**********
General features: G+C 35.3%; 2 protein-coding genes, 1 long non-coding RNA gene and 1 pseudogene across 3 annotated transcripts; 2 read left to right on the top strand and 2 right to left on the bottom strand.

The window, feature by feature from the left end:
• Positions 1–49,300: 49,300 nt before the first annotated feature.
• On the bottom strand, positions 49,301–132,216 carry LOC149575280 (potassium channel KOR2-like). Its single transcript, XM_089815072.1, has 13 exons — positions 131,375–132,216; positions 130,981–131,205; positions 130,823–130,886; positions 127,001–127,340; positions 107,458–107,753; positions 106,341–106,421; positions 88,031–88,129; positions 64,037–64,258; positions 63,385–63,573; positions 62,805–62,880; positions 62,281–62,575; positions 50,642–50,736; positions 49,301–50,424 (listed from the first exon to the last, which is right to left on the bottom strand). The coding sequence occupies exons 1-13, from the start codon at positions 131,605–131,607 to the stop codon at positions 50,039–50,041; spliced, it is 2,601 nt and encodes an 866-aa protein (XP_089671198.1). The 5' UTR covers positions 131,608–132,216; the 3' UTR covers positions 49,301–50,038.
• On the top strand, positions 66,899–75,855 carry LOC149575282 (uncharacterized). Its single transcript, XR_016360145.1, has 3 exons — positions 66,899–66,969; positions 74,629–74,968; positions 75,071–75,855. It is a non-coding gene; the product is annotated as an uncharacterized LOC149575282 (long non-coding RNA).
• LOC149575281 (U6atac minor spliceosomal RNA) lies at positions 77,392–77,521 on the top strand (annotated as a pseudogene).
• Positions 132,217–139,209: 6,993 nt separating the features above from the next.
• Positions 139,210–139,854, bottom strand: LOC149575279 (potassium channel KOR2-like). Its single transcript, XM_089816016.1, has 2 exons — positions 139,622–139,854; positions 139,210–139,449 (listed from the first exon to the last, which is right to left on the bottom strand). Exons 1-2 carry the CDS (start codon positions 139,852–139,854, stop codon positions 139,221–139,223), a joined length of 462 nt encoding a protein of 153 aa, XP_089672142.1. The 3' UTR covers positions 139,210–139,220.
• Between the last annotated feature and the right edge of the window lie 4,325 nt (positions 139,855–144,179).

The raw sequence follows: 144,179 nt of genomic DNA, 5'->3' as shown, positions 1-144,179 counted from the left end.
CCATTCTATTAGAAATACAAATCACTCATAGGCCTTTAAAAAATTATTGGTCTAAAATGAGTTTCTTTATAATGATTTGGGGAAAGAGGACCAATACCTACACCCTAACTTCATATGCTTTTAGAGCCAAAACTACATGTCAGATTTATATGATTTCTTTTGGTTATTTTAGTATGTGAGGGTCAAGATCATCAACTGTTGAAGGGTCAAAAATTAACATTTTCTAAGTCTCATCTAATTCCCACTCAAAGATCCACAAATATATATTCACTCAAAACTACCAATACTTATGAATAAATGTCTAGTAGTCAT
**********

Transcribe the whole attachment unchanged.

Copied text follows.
General features: G+C 35.3%; 2 protein-coding genes, 1 long non-coding RNA gene and 1 pseudogene across 3 annotated transcripts; 2 read left to right on the top strand and 2 right to left on the bottom strand.

The window, feature by feature from the left end:
• Positions 1–49,300: 49,300 nt before the first annotated feature.
• On the bottom strand, positions 49,301–132,216 carry LOC149575280 (potassium channel KOR2-like). Its single transcript, XM_089815072.1, has 13 exons — positions 131,375–132,216; positions 130,981–131,205; positions 130,823–130,886; positions 127,001–127,340; positions 107,458–107,753; positions 106,341–106,421; positions 88,031–88,129; positions 64,037–64,258; positions 63,385–63,573; positions 62,805–62,880; positions 62,281–62,575; positions 50,642–50,736; positions 49,301–50,424 (listed from the first exon to the last, which is right to left on the bottom strand). The coding sequence occupies exons 1-13, from the start codon at positions 131,605–131,607 to the stop codon at positions 50,039–50,041; spliced, it is 2,601 nt and encodes an 866-aa protein (XP_089671198.1). The 5' UTR covers positions 131,608–132,216; the 3' UTR covers positions 49,301–50,038.
• On the top strand, positions 66,899–75,855 carry LOC149575282 (uncharacterized). Its single transcript, XR_016360145.1, has 3 exons — positions 66,899–66,969; positions 74,629–74,968; positions 75,071–75,855. It is a non-coding gene; the product is annotated as an uncharacterized LOC149575282 (long non-coding RNA).
• LOC149575281 (U6atac minor spliceosomal RNA) lies at positions 77,392–77,521 on the top strand (annotated as a pseudogene).
• Positions 132,217–139,209: 6,993 nt separating the features above from the next.
• Positions 139,210–139,854, bottom strand: LOC149575279 (potassium channel KOR2-like). Its single transcript, XM_089816016.1, has 2 exons — positions 139,622–139,854; positions 139,210–139,449 (listed from the first exon to the last, which is right to left on the bottom strand). Exons 1-2 carry the CDS (start codon positions 139,852–139,854, stop codon positions 139,221–139,223), a joined length of 462 nt encoding a protein of 153 aa, XP_089672142.1. The 3' UTR covers positions 139,210–139,220.
• Between the last annotated feature and the right edge of the window lie 4,325 nt (positions 139,855–144,179).

The raw sequence follows: 144,179 nt of genomic DNA, 5'->3' as shown, positions 1-144,179 counted from the left end.
CCATTCTATTAGAAATACAAATCACTCATAGGCCTTTAAAAAATTATTGGTCTAAAATGAGTTTCTTTATAATGATTTGGGGAAAGAGGACCAATACCTACACCCTAACTTCATATGCTTTTAGAGCCAAAACTACATGTCAGATTTATATGATTTCTTTTGGTTATTTTAGTATGTGAGGGTCAAGATCATCAACTGTTGAAGGGTCAAAAATTAACATTTTCTAAGTCTCATCTAATTCCCACTCAAAGATCCACAAATATATATTCACTCAAAACTACCAATACTTATGAATAAATGTCTAGTAGTCAT